Is Ireland’s visa regime harming our relations with African countries and undermining our Africa Strategy? – Noel Casserly

Is Ireland’s visa regime harming our relations with African countries and undermining our Africa Strategy? – Noel Casserly

The Irish Government is committed to strengthening relations with African countries. Government policy as set out in ‘Global Ireland: Ireland’s Strategy for Africa to 2025’ aims to strengthen political partnerships with African countries and institutions and put in place frameworks to boost trade and investment. Yet a cumbersome and overly strict visa regime is making it extremely difficult for many visitors from Africa to visit Ireland for legitimate business reasons.

Figures published by the Department of Justice show that, overall almost 90% of total visa applications are granted. But the figures also show particular difficulties for citizens of some African countries in securing visas to travel here. For example in 2019 almost half of the visa applications to the Irish embassy in Abuja, Nigeria, were rejected.

Green Skibbereen, a not for profit community group promoting climate action and sustainability recently invited a delegation from Ghana to attend a 4 day programme on sustainable rural development in West Cork. The event, planned for last May, aimed to share a better understanding of the challenges and opportunities for the agri-food sector in Ghana, including the vulnerabilities to the impacts to climate change, land use including sustainable forest management, and the need to develop sustainable solutions in production, access to markets, supply chain and distribution. The delegation from Ghana comprised Government officials (agriculture, rural development, planning) agri-business (cocoa development board, shea butter industry, cashew nut growers) and research and academia. The initial visa applications were lodged at the Irish consulate in Accra and then sent on to the Irish Embassy in Abuja. After two months deliberation all but one of the visa applications were rejected. The delegation intending to travel had already paid for their flights and their accommodation costs. And the organisers had invested in designing a full programme with committed speakers and events.

In a similar situation, Azorom, an international consultancy based in Dublin providing services internationally, including many countries in Africa, had applied for visas, also last May,  for four engineers, employed by the state Electricity company in northern Ghana (NEDCo) to Ireland for a training programme.  The project they are working on is funded by the World Bank. Their visa applications were also refused by the Irish embassy in Abuja.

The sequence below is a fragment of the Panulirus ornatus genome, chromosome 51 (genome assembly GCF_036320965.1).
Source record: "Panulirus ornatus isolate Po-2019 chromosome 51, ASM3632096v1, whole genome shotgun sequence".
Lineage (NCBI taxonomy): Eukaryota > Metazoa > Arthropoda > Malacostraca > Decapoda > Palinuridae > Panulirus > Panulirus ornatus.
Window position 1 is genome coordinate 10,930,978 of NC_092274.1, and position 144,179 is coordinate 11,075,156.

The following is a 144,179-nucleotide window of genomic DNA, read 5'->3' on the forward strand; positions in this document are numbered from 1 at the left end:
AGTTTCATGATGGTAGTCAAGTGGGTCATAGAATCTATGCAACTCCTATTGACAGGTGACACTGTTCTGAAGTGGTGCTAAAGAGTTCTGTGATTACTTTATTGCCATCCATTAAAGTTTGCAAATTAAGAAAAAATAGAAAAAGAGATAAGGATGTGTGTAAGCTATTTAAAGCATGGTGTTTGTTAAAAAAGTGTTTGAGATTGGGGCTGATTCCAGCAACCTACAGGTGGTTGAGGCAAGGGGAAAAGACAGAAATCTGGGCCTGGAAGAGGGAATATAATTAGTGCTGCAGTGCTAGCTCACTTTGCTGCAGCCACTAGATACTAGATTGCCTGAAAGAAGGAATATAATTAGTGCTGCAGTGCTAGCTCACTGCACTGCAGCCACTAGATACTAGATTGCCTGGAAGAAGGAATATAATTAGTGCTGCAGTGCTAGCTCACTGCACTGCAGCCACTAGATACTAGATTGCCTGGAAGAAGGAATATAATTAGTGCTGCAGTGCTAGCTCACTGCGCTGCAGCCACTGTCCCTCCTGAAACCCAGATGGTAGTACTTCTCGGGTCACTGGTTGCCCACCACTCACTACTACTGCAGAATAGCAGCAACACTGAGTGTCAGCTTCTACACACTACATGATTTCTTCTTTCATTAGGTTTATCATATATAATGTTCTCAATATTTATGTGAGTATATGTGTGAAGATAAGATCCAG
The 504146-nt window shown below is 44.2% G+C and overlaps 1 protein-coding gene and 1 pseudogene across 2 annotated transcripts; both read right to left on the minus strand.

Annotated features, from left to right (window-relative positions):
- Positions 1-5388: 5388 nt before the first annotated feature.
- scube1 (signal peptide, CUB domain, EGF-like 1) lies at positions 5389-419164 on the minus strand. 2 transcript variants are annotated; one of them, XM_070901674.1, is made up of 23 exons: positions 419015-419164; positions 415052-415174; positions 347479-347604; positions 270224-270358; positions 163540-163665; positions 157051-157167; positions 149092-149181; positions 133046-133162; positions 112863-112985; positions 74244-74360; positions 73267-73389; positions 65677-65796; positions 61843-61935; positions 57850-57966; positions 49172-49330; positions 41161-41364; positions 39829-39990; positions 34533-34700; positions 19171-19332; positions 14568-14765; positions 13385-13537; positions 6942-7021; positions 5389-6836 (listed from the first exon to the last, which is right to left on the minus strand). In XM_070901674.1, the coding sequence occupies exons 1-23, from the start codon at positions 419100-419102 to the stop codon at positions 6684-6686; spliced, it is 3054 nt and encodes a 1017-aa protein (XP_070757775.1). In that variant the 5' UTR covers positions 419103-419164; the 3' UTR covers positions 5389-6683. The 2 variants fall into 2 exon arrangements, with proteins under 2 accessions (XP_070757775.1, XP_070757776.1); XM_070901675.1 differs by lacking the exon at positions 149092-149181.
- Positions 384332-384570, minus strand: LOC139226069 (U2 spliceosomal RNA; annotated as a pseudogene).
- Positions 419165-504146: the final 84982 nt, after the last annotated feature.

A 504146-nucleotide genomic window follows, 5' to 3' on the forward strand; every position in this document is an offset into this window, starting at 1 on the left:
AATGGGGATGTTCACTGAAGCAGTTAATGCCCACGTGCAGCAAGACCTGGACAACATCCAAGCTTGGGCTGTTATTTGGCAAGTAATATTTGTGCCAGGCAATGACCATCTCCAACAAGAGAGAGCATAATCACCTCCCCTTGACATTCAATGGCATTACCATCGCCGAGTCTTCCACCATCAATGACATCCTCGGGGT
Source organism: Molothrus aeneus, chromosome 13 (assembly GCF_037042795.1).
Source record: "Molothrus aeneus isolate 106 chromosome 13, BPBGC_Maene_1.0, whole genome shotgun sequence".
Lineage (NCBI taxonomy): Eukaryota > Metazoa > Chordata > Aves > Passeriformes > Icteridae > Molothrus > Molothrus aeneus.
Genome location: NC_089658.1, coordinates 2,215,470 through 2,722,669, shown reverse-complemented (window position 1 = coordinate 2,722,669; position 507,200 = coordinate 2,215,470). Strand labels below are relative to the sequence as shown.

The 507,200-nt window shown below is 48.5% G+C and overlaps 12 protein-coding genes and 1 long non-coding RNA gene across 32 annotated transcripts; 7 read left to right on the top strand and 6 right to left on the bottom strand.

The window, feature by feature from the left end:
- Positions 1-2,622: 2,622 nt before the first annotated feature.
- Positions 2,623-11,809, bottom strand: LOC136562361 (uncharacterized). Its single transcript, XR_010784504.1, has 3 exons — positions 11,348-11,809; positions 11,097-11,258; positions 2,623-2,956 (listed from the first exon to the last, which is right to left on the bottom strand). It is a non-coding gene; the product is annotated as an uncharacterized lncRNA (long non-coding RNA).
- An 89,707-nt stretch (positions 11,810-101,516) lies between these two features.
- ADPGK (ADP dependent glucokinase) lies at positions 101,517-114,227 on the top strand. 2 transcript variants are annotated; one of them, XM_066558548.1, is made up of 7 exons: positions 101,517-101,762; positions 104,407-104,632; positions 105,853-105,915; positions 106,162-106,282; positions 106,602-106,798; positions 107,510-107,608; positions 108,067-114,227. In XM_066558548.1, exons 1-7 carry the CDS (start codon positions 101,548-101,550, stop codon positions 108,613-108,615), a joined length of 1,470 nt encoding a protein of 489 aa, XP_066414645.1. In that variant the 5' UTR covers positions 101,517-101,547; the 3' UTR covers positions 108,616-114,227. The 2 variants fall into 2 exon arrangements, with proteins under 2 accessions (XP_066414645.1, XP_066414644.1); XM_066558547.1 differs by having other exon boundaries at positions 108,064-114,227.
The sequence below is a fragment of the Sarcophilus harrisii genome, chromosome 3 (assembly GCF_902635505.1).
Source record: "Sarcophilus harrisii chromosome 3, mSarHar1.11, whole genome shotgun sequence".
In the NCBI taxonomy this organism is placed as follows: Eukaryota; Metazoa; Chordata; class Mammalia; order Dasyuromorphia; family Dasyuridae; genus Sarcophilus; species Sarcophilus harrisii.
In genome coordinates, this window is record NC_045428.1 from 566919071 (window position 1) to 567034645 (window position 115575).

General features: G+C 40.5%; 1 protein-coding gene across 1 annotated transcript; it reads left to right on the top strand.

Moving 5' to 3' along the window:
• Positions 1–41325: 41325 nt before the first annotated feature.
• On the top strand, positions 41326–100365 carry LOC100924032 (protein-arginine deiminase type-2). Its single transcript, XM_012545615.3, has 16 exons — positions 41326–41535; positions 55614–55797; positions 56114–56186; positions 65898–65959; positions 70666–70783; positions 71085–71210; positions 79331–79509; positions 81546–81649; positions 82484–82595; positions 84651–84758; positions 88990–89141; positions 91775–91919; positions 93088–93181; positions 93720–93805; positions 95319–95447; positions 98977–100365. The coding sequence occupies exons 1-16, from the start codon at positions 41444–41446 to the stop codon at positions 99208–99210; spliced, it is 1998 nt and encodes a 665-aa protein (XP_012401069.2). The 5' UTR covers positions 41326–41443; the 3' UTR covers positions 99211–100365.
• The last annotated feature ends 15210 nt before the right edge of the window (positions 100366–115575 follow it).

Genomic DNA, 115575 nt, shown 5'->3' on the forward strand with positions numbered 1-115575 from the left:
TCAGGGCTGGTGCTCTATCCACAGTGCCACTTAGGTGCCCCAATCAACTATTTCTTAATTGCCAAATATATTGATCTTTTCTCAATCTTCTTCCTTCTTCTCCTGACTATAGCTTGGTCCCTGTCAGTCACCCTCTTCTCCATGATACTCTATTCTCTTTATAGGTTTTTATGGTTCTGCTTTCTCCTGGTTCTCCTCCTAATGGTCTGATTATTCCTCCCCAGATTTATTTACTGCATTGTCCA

Unfortunately, we seem to be following this very negative approach to short-term visitors from Africa common in some other countries.  For example, in 2019,  senior leaders in many  universities and research institutes accused the UK Home Office of institutional racism and damaging British resaerch projects through increasingly arbitrary and “insulting” visa refusals for African academics.

The Department of Justice in Ireland contend that, as with all visa services worldwide, the central concern in deciding on visa applications is to strike an appropriate balance between protecting the country’s vital national interests by maintaining an effective immigration regime while at the same time not placing unnecessary or unreasonable obstacles in the way of intending visitors.  But there seems to be a clear lack of joined up Government policy with such a clumsy and cumbersome visa regime with a very high visa rejection rate for visitors from Africa. This clearly contradicts and undermines the policy aspirations in Ireland’s Africa Strategy and damages Ireland’s global reputation.

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Noel Casserly

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